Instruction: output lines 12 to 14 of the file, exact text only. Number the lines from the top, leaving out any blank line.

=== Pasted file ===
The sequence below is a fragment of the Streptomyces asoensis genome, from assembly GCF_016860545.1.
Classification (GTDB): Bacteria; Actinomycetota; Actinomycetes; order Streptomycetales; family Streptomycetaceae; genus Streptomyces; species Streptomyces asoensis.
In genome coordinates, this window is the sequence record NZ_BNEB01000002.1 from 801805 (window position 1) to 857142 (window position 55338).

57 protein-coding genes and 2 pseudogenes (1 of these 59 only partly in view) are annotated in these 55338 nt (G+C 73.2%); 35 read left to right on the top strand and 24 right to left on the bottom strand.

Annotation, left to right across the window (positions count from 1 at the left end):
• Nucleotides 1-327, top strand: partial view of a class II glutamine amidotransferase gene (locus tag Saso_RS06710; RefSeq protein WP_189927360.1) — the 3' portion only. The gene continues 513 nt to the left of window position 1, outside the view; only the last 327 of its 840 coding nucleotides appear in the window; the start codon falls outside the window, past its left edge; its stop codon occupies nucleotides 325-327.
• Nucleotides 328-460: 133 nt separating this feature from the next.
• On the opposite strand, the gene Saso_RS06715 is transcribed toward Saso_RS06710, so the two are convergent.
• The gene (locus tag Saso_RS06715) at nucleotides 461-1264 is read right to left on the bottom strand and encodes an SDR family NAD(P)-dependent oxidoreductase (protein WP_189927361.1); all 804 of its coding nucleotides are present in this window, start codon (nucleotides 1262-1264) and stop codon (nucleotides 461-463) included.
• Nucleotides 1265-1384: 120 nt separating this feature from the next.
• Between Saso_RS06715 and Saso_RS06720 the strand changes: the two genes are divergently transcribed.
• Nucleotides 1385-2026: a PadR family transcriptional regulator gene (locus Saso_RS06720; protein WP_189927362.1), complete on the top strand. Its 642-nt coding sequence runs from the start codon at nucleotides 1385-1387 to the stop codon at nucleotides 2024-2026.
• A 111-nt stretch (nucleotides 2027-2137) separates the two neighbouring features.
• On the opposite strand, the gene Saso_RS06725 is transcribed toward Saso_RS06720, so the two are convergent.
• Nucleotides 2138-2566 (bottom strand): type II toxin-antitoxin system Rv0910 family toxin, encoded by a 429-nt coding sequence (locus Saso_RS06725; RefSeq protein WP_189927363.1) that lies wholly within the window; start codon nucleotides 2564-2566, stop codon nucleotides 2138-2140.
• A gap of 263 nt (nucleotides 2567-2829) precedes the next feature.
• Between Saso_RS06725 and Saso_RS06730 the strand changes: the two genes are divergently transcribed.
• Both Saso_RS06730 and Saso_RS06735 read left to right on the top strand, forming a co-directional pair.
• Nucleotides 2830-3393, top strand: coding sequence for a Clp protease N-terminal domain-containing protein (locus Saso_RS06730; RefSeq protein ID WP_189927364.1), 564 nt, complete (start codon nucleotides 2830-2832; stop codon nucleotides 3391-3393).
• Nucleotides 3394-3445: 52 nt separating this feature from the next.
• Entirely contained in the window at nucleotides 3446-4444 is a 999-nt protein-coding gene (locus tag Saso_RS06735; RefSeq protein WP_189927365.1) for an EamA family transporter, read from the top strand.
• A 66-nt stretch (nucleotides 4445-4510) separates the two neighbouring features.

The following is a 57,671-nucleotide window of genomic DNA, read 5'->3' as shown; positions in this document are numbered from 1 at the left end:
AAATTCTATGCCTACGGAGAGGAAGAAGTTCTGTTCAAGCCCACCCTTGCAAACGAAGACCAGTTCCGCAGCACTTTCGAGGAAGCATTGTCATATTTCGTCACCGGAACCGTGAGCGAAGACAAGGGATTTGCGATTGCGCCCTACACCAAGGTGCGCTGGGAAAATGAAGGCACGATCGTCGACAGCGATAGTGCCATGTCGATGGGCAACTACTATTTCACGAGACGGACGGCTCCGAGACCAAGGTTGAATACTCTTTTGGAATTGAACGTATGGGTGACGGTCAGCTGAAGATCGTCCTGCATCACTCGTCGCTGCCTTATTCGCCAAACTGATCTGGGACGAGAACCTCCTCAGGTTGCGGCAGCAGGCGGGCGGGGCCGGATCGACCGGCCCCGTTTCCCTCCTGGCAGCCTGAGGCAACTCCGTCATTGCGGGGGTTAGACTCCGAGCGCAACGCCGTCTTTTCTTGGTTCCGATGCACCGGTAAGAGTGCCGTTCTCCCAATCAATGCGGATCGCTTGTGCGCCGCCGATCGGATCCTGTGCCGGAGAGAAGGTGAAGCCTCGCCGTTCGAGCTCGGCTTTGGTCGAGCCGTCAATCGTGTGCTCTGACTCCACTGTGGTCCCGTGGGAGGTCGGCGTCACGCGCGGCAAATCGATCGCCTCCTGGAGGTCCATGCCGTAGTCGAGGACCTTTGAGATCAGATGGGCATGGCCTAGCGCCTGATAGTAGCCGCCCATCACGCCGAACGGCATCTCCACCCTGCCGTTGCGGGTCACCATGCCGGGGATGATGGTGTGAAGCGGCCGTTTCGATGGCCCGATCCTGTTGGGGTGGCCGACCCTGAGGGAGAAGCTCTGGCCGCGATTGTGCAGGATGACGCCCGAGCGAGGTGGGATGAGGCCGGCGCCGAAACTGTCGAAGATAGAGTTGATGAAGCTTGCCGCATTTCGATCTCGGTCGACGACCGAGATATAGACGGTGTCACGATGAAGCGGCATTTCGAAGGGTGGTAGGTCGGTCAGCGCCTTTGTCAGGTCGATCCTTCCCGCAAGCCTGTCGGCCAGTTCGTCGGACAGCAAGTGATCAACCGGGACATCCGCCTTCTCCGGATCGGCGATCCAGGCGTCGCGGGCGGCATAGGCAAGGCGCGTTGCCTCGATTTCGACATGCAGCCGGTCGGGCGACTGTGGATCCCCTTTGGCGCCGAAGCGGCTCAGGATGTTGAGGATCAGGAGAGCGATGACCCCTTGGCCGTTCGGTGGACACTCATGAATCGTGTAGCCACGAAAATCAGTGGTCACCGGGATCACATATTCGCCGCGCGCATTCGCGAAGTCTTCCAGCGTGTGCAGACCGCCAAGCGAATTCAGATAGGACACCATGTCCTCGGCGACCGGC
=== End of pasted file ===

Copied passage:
• Nucleotides 1385-2026: a PadR family transcriptional regulator gene (locus Saso_RS06720; protein WP_189927362.1), complete on the top strand. Its 642-nt coding sequence runs from the start codon at nucleotides 1385-1387 to the stop codon at nucleotides 2024-2026.
• A 111-nt stretch (nucleotides 2027-2137) separates the two neighbouring features.
• On the opposite strand, the gene Saso_RS06725 is transcribed toward Saso_RS06720, so the two are convergent.